This week I explain the thinking behind my decision to leave Japan in 2020. No ranting and raving, just a chill chat with you my friends. (The podcast will continue though after I move back, at least as long as it’s still fun.)
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Each week GaijinPot looks through its daily updated database of jobs and selects the best opportunities for finding and securing a career in Japan from overseas.
By creating a GaijinPot Jobs account, you can apply directly to companies willing to sponsor your work visa and support you in getting a CoE (Certificate of Eligibility), an important document that proves you have a legitimate and legal reason to obtain a work visa for Japan. Here are some of our top picks this week.
A leading English conversation educator for children in Japan, Amity has been providing international teaching opportunities for more than four decades at 85 branch schools throughout Japan.
They are seeking enthusiastic and motivated professionals who enjoy working with children.
Amity Corporation offers a competitive minimum salary to first-year teachers, visa sponsorship, subsidized housing, subsidized corporate health insurance, and more.
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Exhibitions & Events Account Manager
You will be orchestrating your clients’ professional presence at exhibitions, meetings, and events, each of which connects people and helps move the world.
If you are well-organized, self-motivated, calm in a hectic environment, good in an international team, and possess good communication skills, then please send your application in right away!
Experience in exhibitions, hospitality, events or related industries are highly valued and any additional language abilities are a significant plus (French, German, Dutch, etc.).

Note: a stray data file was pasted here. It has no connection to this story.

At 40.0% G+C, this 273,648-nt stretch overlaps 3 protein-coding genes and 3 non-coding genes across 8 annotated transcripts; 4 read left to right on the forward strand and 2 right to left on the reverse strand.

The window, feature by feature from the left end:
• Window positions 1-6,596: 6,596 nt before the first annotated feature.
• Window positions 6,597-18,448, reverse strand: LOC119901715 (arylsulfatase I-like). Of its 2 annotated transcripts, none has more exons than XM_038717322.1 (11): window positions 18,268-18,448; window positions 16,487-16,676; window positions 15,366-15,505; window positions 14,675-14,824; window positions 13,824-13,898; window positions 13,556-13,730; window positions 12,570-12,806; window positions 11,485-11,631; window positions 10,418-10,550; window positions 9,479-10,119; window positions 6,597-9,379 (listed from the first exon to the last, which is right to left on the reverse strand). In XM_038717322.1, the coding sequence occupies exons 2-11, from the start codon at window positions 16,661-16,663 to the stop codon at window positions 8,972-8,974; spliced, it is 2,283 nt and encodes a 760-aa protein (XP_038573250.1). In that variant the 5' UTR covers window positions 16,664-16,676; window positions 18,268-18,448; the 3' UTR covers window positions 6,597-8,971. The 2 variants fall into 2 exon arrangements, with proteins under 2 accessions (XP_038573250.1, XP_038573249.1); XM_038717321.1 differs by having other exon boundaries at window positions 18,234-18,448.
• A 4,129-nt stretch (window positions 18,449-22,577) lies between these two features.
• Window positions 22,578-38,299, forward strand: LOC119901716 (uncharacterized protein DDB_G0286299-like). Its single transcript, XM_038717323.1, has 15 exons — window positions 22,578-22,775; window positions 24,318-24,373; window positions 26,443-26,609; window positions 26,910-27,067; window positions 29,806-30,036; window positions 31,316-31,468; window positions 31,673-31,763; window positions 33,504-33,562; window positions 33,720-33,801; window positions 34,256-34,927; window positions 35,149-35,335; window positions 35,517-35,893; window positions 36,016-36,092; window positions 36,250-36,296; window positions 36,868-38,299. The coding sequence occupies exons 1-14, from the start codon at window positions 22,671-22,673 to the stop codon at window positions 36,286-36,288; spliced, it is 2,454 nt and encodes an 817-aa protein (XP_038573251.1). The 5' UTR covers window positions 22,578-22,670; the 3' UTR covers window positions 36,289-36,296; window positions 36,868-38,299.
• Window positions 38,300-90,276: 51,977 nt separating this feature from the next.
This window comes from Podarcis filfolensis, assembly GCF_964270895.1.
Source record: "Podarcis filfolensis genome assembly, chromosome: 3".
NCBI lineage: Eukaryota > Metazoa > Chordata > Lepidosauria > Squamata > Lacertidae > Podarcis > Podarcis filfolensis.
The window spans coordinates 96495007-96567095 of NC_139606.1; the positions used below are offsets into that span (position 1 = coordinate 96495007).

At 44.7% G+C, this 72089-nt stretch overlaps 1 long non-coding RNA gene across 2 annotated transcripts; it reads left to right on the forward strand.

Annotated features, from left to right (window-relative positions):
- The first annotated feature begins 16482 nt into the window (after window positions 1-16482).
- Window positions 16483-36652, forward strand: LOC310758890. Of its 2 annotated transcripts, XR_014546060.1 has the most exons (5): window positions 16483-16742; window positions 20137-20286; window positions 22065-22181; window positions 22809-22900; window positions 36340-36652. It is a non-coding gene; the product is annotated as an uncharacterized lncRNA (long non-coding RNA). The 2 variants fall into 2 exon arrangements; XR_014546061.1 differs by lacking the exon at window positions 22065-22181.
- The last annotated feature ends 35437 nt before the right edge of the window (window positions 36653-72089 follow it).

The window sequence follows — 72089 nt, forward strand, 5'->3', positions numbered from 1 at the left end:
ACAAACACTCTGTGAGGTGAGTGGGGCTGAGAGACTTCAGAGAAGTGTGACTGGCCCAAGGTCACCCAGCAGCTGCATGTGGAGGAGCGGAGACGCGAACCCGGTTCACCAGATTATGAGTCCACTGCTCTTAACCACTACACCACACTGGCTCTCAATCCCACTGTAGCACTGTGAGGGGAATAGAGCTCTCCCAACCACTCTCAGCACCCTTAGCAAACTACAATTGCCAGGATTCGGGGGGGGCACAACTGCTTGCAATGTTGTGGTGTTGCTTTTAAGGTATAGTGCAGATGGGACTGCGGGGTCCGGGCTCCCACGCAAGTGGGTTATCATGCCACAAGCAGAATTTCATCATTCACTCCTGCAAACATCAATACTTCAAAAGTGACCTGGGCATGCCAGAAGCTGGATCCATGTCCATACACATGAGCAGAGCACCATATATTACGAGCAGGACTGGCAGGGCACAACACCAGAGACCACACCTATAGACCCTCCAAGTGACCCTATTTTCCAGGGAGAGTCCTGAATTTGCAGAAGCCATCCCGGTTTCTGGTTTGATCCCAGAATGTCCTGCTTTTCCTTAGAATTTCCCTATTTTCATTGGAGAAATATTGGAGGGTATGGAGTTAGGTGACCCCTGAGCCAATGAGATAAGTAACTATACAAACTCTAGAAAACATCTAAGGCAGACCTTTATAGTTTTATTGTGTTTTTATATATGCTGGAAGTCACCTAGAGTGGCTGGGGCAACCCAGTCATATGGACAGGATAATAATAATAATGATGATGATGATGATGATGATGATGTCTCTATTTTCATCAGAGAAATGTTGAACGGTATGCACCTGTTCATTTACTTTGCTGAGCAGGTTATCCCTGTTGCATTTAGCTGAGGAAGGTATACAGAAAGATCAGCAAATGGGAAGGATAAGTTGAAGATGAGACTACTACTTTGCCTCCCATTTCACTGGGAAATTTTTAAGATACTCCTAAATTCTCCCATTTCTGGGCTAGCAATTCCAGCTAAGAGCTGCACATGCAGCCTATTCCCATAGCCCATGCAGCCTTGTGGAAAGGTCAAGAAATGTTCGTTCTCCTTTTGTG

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<a target=_blank oo-button="primary outline" href="https://jobs.gaijinpot.com/job/view/lang/en/job_id/134829?utm_source=blog.gaijinpot.com&utm_medium=referral&utm_campaign=job" …continue reading
The least favourite part of a teaching job interview in Japan is the demo lesson, but it is the best way to show your skills and land the job!
With nearly every teaching position in Japan, it will be required to give a brief demo lesson during the interview. Although this might sound daunting – what with the pressure of trying to get the job and all – here is the chance to wow the people evaluating you. So how do you go about doing an amazing demo lesson? Go simple, and release your inner showman.
Before starting, though, why should you bother listening to what I have to say? I have been teaching English in Japan for the past four years. I have taught students from as young as one-year-old to adults at all stages of their careers, and each one requires a different approach. Therefore, the following pieces of advice are based on my experiences. There’s more to a job interview than this, so check this post about crushing step two of the interview.
With that out of the way, here are five points to help you give an amazing demo lesson.
Students are Non-English Speakers, So Treat Them That Way